Vapor Memories

The other day, I smelled diesel exhaust and was instantly reminded of my time in East Africa.  This also happens with fire smoke and sometimes, depending on the season, with rain.  I’ll be physically present in one place and mentally across the globe all because of a smell, an invisible tug on my memory.

With the curling tail of smoke

or the exhaust of a diesel engine

I am removed,

transported to the phantom middle land

where sensory and memory convene.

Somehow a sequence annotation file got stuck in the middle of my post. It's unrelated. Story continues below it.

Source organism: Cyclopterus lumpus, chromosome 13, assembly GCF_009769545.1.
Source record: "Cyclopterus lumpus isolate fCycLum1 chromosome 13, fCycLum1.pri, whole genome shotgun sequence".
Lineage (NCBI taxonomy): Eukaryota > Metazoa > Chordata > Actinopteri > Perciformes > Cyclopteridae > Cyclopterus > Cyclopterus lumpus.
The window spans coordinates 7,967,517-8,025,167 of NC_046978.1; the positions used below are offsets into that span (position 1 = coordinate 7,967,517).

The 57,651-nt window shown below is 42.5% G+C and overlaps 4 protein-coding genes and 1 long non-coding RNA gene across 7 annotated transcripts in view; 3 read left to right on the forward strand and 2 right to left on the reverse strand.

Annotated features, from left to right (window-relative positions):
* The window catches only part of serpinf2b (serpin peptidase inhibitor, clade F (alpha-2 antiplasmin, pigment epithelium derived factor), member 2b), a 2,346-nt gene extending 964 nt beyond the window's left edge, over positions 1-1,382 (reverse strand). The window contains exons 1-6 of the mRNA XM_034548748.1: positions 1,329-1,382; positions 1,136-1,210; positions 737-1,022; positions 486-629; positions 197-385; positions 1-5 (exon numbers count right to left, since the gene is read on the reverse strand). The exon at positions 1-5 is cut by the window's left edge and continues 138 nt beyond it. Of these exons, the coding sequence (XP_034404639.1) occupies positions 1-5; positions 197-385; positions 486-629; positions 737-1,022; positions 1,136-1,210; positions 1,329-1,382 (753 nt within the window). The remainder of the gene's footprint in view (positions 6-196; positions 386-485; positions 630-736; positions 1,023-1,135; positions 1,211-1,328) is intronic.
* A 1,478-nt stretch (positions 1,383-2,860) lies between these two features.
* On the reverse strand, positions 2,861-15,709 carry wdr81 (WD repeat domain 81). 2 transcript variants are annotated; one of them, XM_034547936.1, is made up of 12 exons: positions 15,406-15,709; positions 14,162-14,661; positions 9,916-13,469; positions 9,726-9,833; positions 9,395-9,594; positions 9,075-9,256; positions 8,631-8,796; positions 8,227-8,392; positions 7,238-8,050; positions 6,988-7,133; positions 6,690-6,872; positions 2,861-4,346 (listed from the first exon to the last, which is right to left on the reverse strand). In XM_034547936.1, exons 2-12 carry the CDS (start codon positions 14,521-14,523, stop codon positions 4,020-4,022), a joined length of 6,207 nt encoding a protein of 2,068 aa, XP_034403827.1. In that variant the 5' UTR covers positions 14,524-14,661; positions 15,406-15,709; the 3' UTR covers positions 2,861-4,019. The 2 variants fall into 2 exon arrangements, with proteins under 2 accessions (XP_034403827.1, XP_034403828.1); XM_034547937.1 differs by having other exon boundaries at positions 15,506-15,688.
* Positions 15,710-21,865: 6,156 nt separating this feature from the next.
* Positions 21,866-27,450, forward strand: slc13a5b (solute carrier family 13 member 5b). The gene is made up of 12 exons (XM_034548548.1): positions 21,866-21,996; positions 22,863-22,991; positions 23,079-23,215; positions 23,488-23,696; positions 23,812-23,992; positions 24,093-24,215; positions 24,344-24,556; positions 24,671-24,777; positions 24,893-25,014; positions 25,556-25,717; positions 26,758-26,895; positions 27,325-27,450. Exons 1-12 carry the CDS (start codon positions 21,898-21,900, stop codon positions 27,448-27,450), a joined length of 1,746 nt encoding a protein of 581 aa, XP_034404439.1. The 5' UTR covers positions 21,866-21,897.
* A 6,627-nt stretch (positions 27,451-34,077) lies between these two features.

A middle land where I walk on two streets

the physical street of my reality

and the streets of

Makutano, Kimana, or Mto wa Mbu

of my memories.

Shadowy visages of thorny acacias,

boys and their goats,

school children in matching uniforms,

kanga-wrapped mamas

overlaid on the upright maples,

dogs on leashes,

women pushing strollers,

rumbling flow of traffic.

That vapor, tangible and all at once

impossible to hold

explodes from the nooks in my chest

where the memories have been

Waiting,

nestled and hibernating

until stirred.

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